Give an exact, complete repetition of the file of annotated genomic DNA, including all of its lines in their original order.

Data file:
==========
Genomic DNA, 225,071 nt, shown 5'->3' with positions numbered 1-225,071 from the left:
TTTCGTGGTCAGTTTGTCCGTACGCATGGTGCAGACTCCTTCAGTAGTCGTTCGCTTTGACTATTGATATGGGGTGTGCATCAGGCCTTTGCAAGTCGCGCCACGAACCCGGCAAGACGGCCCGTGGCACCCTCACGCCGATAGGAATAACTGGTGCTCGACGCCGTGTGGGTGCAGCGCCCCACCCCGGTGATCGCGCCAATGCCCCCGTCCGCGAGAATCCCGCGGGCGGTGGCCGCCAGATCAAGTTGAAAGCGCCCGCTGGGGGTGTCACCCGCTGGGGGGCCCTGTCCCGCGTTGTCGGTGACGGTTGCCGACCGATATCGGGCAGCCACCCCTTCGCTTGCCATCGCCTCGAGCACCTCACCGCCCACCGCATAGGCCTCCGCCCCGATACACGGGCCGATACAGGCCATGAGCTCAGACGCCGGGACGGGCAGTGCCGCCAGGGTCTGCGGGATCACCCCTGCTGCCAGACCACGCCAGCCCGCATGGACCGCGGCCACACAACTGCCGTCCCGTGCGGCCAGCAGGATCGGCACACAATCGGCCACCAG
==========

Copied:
Genomic DNA, 225,071 nt, shown 5'->3' with positions numbered 1-225,071 from the left:
TTTCGTGGTCAGTTTGTCCGTACGCATGGTGCAGACTCCTTCAGTAGTCGTTCGCTTTGACTATTGATATGGGGTGTGCATCAGGCCTTTGCAAGTCGCGCCACGAACCCGGCAAGACGGCCCGTGGCACCCTCACGCCGATAGGAATAACTGGTGCTCGACGCCGTGTGGGTGCAGCGCCCCACCCCGGTGATCGCGCCAATGCCCCCGTCCGCGAGAATCCCGCGGGCGGTGGCCGCCAGATCAAGTTGAAAGCGCCCGCTGGGGGTGTCACCCGCTGGGGGGCCCTGTCCCGCGTTGTCGGTGACGGTTGCCGACCGATATCGGGCAGCCACCCCTTCGCTTGCCATCGCCTCGAGCACCTCACCGCCCACCGCATAGGCCTCCGCCCCGATACACGGGCCGATACAGGCCATGAGCTCAGACGCCGGGACGGGCAGTGCCGCCAGGGTCTGCGGGATCACCCCTGCTGCCAGACCACGCCAGCCCGCATGGACCGCGGCCACACAACTGCCGTCCCGTGCGGCCAGCAGGATCGGCACACAATCGGCCACCAG